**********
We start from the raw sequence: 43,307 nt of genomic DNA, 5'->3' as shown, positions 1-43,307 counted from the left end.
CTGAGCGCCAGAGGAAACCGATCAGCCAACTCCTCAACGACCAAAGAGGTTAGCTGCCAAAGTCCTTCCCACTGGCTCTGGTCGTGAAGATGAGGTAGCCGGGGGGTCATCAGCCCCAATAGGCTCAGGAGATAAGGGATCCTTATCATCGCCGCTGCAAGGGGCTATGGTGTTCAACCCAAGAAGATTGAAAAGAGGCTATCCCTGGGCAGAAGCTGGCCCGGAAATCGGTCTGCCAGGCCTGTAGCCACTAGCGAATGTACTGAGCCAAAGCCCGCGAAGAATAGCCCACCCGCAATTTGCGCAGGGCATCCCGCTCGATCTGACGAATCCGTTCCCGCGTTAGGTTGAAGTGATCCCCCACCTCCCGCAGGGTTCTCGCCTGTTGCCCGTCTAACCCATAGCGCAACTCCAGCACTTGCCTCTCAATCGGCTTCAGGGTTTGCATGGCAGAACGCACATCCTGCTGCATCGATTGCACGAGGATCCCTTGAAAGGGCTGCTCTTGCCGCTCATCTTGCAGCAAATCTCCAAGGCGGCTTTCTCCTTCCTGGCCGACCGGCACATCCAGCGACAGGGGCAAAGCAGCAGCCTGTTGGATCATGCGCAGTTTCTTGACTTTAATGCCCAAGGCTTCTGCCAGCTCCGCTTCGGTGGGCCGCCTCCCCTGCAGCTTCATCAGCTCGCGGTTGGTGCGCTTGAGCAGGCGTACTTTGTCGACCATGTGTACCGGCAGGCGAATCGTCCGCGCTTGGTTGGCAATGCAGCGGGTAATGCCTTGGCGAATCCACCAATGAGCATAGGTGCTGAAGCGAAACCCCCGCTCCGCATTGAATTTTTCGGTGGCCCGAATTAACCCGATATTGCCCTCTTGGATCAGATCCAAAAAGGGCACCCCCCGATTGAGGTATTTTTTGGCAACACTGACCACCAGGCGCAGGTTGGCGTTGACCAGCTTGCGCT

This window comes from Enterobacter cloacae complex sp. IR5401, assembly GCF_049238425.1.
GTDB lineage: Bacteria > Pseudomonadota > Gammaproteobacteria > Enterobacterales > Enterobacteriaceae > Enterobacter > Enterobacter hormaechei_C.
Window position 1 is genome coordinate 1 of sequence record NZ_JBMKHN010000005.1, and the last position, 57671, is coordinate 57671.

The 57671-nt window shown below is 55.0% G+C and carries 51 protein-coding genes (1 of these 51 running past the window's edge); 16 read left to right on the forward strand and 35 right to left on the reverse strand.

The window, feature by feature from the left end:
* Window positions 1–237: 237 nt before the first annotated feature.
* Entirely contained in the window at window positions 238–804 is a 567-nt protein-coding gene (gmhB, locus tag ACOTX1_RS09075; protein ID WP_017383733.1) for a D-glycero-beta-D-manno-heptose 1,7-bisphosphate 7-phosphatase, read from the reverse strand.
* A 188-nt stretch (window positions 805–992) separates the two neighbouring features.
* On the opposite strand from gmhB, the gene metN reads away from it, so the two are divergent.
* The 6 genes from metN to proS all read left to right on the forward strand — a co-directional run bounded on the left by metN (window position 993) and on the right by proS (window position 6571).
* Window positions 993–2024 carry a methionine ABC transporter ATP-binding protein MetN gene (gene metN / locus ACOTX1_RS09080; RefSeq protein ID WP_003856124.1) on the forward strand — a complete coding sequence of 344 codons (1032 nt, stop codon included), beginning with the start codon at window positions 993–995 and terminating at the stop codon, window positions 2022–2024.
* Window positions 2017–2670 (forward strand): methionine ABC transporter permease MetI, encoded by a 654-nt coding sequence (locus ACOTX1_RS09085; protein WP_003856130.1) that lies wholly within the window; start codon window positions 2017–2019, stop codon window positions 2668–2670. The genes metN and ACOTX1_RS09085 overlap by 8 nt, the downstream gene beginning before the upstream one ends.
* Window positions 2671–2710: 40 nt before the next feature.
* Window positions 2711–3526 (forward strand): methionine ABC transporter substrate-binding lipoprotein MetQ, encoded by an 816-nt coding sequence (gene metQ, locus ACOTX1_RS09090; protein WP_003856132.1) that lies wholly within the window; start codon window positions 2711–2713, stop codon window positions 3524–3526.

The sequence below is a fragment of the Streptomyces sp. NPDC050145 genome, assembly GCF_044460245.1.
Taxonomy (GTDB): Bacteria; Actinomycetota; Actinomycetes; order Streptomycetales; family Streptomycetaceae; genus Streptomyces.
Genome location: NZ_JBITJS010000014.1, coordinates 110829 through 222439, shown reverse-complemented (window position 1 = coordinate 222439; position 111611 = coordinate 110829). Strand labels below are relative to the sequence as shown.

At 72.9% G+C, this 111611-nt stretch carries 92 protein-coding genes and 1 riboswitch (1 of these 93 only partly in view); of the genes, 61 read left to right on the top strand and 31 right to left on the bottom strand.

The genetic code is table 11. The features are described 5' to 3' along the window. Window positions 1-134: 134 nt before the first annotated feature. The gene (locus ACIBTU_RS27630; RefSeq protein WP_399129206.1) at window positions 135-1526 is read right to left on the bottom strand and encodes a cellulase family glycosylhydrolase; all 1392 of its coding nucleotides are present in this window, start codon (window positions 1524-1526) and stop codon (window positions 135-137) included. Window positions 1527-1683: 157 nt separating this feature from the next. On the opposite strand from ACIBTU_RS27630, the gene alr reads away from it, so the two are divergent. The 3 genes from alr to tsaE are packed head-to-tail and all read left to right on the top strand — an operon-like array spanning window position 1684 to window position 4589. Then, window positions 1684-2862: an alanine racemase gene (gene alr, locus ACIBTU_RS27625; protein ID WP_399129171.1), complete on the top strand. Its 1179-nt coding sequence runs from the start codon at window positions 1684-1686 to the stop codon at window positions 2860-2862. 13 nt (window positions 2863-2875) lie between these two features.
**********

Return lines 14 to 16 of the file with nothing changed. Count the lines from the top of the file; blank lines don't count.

* Window positions 2017–2670 (forward strand): methionine ABC transporter permease MetI, encoded by a 654-nt coding sequence (locus ACOTX1_RS09085; protein WP_003856130.1) that lies wholly within the window; start codon window positions 2017–2019, stop codon window positions 2668–2670. The genes metN and ACOTX1_RS09085 overlap by 8 nt, the downstream gene beginning before the upstream one ends.
* Window positions 2671–2710: 40 nt before the next feature.
* Window positions 2711–3526 (forward strand): methionine ABC transporter substrate-binding lipoprotein MetQ, encoded by an 816-nt coding sequence (gene metQ, locus ACOTX1_RS09090; protein WP_003856132.1) that lies wholly within the window; start codon window positions 2711–2713, stop codon window positions 3524–3526.